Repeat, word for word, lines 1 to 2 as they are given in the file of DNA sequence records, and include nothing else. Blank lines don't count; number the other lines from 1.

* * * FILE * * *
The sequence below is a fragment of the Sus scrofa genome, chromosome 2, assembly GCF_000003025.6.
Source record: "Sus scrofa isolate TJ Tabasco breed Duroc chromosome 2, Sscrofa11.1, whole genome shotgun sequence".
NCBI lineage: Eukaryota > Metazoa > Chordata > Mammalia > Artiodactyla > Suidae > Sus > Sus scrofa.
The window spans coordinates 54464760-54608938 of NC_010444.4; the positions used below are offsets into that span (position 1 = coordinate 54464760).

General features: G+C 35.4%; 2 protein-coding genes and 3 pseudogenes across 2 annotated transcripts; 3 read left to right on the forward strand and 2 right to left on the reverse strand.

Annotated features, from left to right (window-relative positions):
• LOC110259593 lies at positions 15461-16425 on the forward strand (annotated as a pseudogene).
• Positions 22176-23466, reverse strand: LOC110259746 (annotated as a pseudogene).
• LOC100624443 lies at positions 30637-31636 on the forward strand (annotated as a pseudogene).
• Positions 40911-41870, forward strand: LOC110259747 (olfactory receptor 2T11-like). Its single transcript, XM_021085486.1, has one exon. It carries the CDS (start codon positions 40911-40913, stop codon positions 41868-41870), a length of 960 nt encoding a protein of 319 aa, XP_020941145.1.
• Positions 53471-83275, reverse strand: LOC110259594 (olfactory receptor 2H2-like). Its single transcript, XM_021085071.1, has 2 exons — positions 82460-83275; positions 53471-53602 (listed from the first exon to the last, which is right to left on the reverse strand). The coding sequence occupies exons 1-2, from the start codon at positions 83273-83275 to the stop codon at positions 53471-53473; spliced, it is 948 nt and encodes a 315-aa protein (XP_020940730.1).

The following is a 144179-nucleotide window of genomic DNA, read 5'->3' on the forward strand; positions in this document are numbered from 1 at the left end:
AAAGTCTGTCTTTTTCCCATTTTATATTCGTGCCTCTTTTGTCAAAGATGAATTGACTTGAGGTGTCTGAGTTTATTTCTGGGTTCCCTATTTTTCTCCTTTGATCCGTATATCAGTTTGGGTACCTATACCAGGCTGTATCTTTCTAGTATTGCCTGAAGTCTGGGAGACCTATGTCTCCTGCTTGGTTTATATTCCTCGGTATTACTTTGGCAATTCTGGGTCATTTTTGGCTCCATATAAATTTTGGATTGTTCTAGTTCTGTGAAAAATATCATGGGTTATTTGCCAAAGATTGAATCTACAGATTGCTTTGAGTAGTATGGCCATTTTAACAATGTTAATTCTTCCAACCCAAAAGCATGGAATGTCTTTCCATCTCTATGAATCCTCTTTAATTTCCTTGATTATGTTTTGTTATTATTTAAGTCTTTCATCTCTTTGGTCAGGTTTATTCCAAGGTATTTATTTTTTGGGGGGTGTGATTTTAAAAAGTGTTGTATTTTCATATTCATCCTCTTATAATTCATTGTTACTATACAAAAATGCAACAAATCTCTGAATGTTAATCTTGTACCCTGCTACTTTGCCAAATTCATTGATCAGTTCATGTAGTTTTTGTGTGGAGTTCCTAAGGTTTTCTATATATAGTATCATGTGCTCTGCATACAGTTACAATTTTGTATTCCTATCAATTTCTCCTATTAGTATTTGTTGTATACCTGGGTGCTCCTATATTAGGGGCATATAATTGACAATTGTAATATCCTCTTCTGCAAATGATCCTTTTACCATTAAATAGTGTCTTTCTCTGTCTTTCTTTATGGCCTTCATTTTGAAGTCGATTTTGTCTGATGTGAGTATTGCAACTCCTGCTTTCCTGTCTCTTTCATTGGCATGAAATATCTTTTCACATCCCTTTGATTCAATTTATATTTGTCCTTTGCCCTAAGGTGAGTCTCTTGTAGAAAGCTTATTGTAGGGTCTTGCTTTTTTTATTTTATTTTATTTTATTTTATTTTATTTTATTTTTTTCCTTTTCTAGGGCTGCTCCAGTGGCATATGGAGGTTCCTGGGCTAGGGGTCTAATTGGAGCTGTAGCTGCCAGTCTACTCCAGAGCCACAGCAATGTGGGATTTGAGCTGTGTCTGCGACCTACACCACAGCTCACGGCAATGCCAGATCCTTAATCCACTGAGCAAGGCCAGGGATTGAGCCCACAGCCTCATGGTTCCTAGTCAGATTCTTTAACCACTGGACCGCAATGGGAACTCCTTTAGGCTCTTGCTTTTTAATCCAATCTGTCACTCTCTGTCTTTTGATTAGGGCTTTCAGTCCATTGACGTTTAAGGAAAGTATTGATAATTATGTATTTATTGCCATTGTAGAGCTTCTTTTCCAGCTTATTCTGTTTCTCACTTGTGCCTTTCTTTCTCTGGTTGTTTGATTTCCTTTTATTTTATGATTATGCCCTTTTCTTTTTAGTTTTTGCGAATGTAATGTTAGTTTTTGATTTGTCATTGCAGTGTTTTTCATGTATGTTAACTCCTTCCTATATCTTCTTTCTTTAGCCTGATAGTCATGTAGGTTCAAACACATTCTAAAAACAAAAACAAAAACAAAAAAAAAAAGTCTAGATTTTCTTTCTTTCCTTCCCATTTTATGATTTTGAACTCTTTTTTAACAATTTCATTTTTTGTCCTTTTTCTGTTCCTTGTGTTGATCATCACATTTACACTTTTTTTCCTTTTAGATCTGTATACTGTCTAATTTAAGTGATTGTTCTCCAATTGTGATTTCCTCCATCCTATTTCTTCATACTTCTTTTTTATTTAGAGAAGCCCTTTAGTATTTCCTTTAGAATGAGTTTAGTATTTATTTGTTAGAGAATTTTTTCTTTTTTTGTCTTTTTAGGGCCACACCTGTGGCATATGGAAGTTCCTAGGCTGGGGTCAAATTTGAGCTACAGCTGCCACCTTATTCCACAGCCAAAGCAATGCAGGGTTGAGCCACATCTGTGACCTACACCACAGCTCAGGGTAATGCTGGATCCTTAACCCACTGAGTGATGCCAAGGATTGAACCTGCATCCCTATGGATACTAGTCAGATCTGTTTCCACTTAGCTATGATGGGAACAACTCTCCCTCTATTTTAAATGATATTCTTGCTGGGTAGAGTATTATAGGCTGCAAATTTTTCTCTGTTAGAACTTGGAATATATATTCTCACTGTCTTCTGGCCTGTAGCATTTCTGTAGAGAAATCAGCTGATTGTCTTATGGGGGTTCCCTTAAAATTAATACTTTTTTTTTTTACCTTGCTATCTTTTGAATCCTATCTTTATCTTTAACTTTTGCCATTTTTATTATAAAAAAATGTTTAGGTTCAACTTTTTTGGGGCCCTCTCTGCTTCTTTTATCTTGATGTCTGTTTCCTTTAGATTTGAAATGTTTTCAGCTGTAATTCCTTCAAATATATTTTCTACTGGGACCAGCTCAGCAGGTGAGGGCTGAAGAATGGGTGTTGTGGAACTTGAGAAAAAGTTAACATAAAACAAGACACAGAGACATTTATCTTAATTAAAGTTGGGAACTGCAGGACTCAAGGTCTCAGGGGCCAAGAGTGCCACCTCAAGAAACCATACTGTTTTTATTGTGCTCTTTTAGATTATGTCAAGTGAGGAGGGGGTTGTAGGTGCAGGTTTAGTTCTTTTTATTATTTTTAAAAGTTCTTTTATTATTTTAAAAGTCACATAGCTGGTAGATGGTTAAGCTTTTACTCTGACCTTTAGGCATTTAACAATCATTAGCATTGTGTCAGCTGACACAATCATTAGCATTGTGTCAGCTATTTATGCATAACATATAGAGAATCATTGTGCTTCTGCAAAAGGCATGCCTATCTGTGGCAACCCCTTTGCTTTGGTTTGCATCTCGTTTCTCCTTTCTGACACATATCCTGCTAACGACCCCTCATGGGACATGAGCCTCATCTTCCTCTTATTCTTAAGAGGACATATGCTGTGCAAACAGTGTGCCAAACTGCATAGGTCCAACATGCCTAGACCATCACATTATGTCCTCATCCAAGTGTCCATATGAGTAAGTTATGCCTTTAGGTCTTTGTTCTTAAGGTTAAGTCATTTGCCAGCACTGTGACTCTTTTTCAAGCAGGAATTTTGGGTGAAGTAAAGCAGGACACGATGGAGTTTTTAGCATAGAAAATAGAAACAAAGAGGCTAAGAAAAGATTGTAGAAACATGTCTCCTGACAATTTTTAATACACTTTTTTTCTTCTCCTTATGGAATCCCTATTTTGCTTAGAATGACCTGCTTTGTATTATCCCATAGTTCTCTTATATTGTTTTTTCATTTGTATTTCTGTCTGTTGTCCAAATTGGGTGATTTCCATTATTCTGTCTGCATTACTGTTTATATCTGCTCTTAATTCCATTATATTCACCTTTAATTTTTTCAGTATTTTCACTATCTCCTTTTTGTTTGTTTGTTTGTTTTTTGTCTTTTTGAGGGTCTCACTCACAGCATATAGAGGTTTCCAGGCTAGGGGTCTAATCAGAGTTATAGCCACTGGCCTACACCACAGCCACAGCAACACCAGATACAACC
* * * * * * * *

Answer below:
The sequence below is a fragment of the Sus scrofa genome, chromosome 2, assembly GCF_000003025.6.
Source record: "Sus scrofa isolate TJ Tabasco breed Duroc chromosome 2, Sscrofa11.1, whole genome shotgun sequence".